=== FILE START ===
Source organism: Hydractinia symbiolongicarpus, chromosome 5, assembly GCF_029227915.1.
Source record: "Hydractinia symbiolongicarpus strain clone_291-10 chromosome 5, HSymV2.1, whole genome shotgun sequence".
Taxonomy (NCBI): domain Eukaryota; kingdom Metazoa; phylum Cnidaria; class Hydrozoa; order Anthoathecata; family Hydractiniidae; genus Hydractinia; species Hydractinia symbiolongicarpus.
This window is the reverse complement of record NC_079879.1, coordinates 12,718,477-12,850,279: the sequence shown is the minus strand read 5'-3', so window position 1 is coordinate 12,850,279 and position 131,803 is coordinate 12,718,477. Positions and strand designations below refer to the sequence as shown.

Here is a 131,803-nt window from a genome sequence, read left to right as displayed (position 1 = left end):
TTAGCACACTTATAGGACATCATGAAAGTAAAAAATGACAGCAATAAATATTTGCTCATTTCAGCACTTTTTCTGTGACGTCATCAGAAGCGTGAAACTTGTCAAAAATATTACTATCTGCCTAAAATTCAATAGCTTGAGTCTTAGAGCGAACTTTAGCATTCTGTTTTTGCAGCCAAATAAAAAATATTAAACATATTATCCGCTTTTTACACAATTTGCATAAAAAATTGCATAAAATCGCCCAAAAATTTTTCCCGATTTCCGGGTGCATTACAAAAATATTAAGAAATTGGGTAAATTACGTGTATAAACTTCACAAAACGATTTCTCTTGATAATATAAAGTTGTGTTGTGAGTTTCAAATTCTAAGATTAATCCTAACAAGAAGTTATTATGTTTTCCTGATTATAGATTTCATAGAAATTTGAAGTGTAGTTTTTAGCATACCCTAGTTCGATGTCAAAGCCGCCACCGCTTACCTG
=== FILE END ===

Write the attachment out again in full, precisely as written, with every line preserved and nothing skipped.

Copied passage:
Source organism: Hydractinia symbiolongicarpus, chromosome 5, assembly GCF_029227915.1.
Source record: "Hydractinia symbiolongicarpus strain clone_291-10 chromosome 5, HSymV2.1, whole genome shotgun sequence".
Taxonomy (NCBI): domain Eukaryota; kingdom Metazoa; phylum Cnidaria; class Hydrozoa; order Anthoathecata; family Hydractiniidae; genus Hydractinia; species Hydractinia symbiolongicarpus.
This window is the reverse complement of record NC_079879.1, coordinates 12,718,477-12,850,279: the sequence shown is the minus strand read 5'-3', so window position 1 is coordinate 12,850,279 and position 131,803 is coordinate 12,718,477. Positions and strand designations below refer to the sequence as shown.

Here is a 131,803-nt window from a genome sequence, read left to right as displayed (position 1 = left end):
TTAGCACACTTATAGGACATCATGAAAGTAAAAAATGACAGCAATAAATATTTGCTCATTTCAGCACTTTTTCTGTGACGTCATCAGAAGCGTGAAACTTGTCAAAAATATTACTATCTGCCTAAAATTCAATAGCTTGAGTCTTAGAGCGAACTTTAGCATTCTGTTTTTGCAGCCAAATAAAAAATATTAAACATATTATCCGCTTTTTACACAATTTGCATAAAAAATTGCATAAAATCGCCCAAAAATTTTTCCCGATTTCCGGGTGCATTACAAAAATATTAAGAAATTGGGTAAATTACGTGTATAAACTTCACAAAACGATTTCTCTTGATAATATAAAGTTGTGTTGTGAGTTTCAAATTCTAAGATTAATCCTAACAAGAAGTTATTATGTTTTCCTGATTATAGATTTCATAGAAATTTGAAGTGTAGTTTTTAGCATACCCTAGTTCGATGTCAAAGCCGCCACCGCTTACCTG